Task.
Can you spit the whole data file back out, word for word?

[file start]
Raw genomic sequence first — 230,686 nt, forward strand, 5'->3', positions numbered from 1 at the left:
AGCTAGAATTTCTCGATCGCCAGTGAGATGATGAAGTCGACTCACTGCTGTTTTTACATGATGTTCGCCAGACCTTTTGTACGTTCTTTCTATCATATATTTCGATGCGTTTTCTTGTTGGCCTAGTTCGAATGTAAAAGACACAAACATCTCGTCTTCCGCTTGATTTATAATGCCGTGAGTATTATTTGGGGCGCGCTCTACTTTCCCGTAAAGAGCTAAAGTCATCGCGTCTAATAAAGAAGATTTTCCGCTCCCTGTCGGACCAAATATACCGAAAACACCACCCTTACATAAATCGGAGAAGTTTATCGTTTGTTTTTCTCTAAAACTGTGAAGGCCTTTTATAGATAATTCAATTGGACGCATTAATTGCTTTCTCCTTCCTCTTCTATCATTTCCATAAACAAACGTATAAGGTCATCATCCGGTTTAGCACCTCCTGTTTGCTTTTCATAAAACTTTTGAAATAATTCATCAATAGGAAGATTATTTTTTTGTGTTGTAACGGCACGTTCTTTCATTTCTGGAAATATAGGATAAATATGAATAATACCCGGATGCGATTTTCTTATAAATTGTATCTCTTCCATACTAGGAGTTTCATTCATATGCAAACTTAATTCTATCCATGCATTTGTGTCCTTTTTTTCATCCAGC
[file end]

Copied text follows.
Raw genomic sequence first — 230,686 nt, forward strand, 5'->3', positions numbered from 1 at the left:
AGCTAGAATTTCTCGATCGCCAGTGAGATGATGAAGTCGACTCACTGCTGTTTTTACATGATGTTCGCCAGACCTTTTGTACGTTCTTTCTATCATATATTTCGATGCGTTTTCTTGTTGGCCTAGTTCGAATGTAAAAGACACAAACATCTCGTCTTCCGCTTGATTTATAATGCCGTGAGTATTATTTGGGGCGCGCTCTACTTTCCCGTAAAGAGCTAAAGTCATCGCGTCTAATAAAGAAGATTTTCCGCTCCCTGTCGGACCAAATATACCGAAAACACCACCCTTACATAAATCGGAGAAGTTTATCGTTTGTTTTTCTCTAAAACTGTGAAGGCCTTTTATAGATAATTCAATTGGACGCATTAATTGCTTTCTCCTTCCTCTTCTATCATTTCCATAAACAAACGTATAAGGTCATCATCCGGTTTAGCACCTCCTGTTTGCTTTTCATAAAACTTTTGAAATAATTCATCAATAGGAAGATTATTTTTTTGTGTTGTAACGGCACGTTCTTTCATTTCTGGAAATATAGGATAAATATGAATAATACCCGGATGCGATTTTCTTATAAATTGTATCTCTTCCATACTAGGAGTTTCATTCATATGCAAACTTAATTCTATCCATGCATTTGTGTCCTTTTTTTCATCCAGC